Whether you’re selling your car to a private individual, a used car dealership or to a junk car buyer, state law dictates that you register the car’s transfer of ownership when the transaction takes place. Each state has different regulations concerning the sale of automobiles, but most center around the bill of sale, also known as a vehicle transfer form. You’ll also have to fill out a liability release form and sign over the vehicle’s title.
What Information Needs To Be On a Bill of Sale?
A generic bill of sale form requires information about the make, model and year of the vehicle being sold. It also requires the Vehicle Identification Number (VIN#) and its odometer reading at the moment of sale. Both seller and purchaser sign the bill of sale and indicate the sum of money paid for it. Some bills of sale also allow the seller to indicate that the vehicle is a gift.
Some states require that only certain, state-approved bills of sale be used when transferring vehicle ownership within state borders. In many cases, these documents cannot be downloaded, as they are printed on security paper that maintains the document’s legal legitimacy. The following states require the use of approved bills of sale:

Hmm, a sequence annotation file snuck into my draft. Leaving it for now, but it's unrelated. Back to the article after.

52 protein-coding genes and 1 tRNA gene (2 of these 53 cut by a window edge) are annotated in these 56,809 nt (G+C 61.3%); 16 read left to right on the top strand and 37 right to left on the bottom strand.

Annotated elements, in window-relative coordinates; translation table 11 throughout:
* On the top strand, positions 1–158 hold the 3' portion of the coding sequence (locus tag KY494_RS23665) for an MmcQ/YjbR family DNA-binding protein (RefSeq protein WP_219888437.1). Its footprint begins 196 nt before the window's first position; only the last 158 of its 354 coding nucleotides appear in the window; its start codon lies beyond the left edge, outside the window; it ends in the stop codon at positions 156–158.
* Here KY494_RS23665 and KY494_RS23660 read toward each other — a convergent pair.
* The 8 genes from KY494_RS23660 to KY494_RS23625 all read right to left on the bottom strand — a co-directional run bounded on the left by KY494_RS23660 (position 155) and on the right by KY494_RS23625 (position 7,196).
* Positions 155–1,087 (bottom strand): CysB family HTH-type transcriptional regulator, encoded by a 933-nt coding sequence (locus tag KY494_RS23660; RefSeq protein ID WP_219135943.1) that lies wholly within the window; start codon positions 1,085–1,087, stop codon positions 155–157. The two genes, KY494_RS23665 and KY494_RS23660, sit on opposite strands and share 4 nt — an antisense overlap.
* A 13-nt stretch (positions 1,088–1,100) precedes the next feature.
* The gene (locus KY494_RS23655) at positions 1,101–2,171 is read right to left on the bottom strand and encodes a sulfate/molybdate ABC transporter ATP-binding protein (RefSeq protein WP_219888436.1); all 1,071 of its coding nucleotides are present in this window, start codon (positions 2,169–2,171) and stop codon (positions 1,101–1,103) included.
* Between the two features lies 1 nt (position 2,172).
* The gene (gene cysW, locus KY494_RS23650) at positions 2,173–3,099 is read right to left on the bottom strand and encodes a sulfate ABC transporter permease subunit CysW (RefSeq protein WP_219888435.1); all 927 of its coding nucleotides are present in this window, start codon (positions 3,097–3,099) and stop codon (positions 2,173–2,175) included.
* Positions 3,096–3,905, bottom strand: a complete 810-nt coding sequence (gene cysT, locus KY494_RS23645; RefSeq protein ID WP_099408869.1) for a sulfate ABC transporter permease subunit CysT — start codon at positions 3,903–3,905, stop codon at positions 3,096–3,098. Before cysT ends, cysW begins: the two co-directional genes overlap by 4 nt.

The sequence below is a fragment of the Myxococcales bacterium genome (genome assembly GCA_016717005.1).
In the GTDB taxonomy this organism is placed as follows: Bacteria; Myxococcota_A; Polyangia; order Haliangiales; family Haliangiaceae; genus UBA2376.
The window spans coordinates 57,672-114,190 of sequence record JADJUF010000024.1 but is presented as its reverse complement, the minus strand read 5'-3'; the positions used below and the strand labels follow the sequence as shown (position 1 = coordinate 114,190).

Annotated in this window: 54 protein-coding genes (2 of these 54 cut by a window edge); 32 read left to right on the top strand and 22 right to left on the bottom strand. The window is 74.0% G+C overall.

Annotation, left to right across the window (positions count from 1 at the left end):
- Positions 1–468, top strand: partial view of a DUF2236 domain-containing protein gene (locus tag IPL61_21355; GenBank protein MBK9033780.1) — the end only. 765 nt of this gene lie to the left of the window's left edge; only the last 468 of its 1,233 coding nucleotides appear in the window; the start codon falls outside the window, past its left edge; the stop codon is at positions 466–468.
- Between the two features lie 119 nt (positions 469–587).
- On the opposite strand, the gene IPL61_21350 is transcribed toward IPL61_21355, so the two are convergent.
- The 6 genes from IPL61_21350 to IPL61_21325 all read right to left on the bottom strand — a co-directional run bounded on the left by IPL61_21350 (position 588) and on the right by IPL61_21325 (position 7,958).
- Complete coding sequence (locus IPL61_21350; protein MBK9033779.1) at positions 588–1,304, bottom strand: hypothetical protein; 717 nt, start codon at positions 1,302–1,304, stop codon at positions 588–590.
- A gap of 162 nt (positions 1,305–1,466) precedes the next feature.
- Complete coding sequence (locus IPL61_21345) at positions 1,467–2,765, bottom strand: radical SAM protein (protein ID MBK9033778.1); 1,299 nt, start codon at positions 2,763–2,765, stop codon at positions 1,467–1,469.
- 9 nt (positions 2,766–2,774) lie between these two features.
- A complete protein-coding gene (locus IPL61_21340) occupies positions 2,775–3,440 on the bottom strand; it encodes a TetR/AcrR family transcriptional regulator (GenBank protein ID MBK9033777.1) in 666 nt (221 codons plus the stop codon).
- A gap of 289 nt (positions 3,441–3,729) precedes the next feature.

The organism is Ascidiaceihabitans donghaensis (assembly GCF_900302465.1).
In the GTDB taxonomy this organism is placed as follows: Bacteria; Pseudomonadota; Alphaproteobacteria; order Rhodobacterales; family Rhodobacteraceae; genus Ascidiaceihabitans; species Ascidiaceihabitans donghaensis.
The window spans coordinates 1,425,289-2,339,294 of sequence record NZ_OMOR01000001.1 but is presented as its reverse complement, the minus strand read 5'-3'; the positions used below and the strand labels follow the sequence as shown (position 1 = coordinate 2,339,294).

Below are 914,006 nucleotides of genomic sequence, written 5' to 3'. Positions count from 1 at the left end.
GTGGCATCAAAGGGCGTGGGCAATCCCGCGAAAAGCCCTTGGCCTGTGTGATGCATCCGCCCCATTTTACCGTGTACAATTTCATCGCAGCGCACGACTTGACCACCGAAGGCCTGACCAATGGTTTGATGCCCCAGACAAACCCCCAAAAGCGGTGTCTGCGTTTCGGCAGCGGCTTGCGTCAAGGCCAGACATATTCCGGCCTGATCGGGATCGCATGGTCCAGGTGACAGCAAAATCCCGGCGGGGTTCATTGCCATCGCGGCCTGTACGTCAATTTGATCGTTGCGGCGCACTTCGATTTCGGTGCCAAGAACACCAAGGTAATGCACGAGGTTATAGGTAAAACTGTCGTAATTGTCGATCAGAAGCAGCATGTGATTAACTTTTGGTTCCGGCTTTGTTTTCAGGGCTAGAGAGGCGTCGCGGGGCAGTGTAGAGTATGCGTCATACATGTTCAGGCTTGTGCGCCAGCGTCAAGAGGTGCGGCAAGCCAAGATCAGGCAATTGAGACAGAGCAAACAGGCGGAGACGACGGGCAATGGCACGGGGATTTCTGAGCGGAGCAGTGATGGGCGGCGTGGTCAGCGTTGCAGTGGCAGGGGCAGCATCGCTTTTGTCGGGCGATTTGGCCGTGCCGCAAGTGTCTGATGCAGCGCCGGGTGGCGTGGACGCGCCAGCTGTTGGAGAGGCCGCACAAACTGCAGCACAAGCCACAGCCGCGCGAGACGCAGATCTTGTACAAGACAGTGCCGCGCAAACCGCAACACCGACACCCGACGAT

- New Mexico
- South Carolina
- North Dakota
- South Dakota
These states have specific requirements concerning what information needs to be present on any vehicle transfer form submitted to their governing bodies. Check with your state DMV to determine what specific documents you need.
You can also read about junkyards that buy cars with no title.
What Is the Difference Between a Bill of Sale and a Title Transfer?
The bill of sale indicates that the vehicle has transferred ownership from one party to another, but does not necessarily prove ownership of the vehicle. Only the title transfer proves ownership of a vehicle. A vehicle owner who sells a car without transferring its title could be found liable for fines and violation of state regulation.